GIANT SWALLOWTAIL BUTTERFLY

Post last updated: August 3rd, 2020

Butterfly Giant Swallowtail-1788

 

The Giant Swallowtail (Papilio cresphontes) ranges from southern New England across the northern Great Lakes states, the southern Central Plains, south and southwest in the United States and on through Mexico to Central and South America. Common throughout Florida, it can be seen all year in south Florida.

 

HABITAT

Deciduous forests, residential gardens and citrus groves.

 

APPEARANCE

 

The upper surface of wings and body is brownish-black with a line of yellow spots going across the wingspan from edge to edge and another “V” shaped line of yellow spots below that line.

The underside of wings is more attractive than the upper wings – pale yellow, veins streaked with black, blue and orange spots. The abdomen is pale yellow.

The average wingspan is 5.5 inches for males and 5.8 inches for females.

 

Giant Swallowtail-1786-1

 

Giant Swallowtail-1790

 

LIFE CYCLE

The life cycle takes about 2 months. The female lays round, orange-peel colored eggs on the surface of green leaves. The egg stage lasts for 4 to 10 days.

Giant Swallowtail round egg in center of photo
Giant Swallowtail egg in center of photo; Photo by Cee

The caterpillar goes through five stages (called instars) over a period of 3 to 4 weeks. Their appearance changes during the stages. This is another caterpillar that looks like a giant blotch of bird droppings — browns, whites, grays — all blending into the branch of citrus trees. It is actually considered a minor pest of sweet orange (Citrus sinensis) that can defoliate young, potted citrus plants.

 

Giant Swallowtail caterpillar
Giant Swallowtail caterpillar – Can you see the cat face I see?
Photo by Cee

 

photo of Giant Swallowtail Caterpillar. It looks like birdpoop - charcoal and white.
Giant Swallowtail Caterpillar. Photo by Cee.

 

The chrysalis stage lasts 10 to 20 days. Monarchs and the gulf fritillary, attach their chrysalis at only one spot with a silk button whereas swallowtails attach themselves in two places with silk. At the top with a single thread and at the bottom with a button. It’s called a girdle.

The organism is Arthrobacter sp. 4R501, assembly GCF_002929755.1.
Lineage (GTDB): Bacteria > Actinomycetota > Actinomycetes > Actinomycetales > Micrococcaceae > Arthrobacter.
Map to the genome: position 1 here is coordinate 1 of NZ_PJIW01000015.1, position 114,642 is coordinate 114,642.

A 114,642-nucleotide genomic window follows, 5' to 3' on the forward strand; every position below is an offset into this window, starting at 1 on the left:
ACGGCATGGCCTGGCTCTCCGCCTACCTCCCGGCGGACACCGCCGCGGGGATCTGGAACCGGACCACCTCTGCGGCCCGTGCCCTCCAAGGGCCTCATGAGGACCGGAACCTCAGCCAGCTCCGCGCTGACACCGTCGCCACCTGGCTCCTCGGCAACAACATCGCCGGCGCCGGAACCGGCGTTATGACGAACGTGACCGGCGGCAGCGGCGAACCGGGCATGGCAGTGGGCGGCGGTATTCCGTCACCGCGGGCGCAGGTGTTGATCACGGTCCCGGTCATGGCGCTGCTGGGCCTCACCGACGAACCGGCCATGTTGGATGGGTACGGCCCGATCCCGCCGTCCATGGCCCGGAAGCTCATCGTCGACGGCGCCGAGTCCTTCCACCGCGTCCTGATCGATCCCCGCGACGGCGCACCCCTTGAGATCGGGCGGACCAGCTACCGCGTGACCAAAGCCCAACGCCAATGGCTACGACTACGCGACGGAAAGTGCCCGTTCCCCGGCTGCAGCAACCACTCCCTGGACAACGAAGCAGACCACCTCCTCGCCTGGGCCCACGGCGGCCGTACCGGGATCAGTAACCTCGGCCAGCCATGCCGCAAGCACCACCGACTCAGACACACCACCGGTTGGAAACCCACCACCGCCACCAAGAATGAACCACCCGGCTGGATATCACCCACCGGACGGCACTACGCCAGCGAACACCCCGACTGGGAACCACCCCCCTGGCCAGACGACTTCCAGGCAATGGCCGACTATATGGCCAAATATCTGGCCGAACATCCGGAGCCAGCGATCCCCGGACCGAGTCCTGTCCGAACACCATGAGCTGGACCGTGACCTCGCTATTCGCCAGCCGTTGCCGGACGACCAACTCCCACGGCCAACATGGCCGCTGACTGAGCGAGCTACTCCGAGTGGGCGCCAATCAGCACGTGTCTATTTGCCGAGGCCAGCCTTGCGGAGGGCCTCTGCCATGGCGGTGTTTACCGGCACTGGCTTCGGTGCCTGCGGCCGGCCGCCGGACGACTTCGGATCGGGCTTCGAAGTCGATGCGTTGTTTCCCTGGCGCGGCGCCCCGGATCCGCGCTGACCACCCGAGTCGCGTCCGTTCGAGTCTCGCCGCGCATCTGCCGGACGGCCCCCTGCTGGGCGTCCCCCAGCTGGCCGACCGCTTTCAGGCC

Giant Swallowtail chrysalis
Giant Swallowtail chrysalis
Photo by Cee

 

As an adult, the Giant Swallowtail will live 6 to 14 days producing 2 or three broods.

 

Giant Swallowtail in screened corner of a butterfly house
Newly hatched Giant Swallowtail that over-wintered in its chrysalis in Cee’s butterfly house. See the post DIY BUTTERFLY HOUSE on this blog. Photo by Cee.

WHAT TO PLANT FOR THE GIANT SWALLOWTAIL

Host Plants – Citrus trees, Northern Prickly Ash (Zanthoxylum americanum P. Mill.), Rue (Ruta graveolens), Wafer Ash or Common Hoptree (Patellae trifoliata).

Nectar Plants — Bouncing Bet or Soap Weed (Saponaria officinalis), Azalea (Ericaceae), Bougainvillea (Bougainvillea), Dame’s Rocket (Ericaceae) [caution: it can be invasive], Goldenrod (Solidago), Japanese Honeysuckle (Lonicera japonica), Purple Coneflower (Echinacea purpurea), and Swamp Milkweed (Asclepias Incarnata).

 

4 thoughts on “GIANT SWALLOWTAIL BUTTERFLY”

  1. I chatted with a garden friend who is quite the gal in the butterfly garden. She says you can prune your firebush any time…now, though , you may cut off flowers which attract the butterflies. You make the choice.
    Love these butterfly blogs!!
    Becky

    1. Becky – Thanks for coming back with an answer to my question. My firebush isn’t blooming. I’ve got more butterfly posts coming because I took so many photos this summer so I’m doing a little blurb on each butterfly.

  2. The first time I saw what I thought was a Giant Swallowtail but not as large as I expected, it was a Palamedes, pointed out by someone who knew about these things.

    Your photos look like Giants. In my garden they are only barely larger than Tigers, but definitely bigger than Pipevine and Black and Spicebush Swallowtails.

    If you want seeds for Esperanza and Caesalpinia, I’ll have them later on.

    1. Nell Jean – I was going to do a post on palamedes but the more I look at my photos and compare them with the only GOOD butterfly book I can find at the library (Butterflies of North America by Jim P. Brock and Kenn Kaufman), I think my palamedes (side shots) are the black version of the Eastern Tiger Swallowtail. Once I finally decide, I’ll just go back and “fix” my Tiger post. Sometimes, the only way you can tell is to look at the body of the butterfly. Seed swapping sounds like fun!

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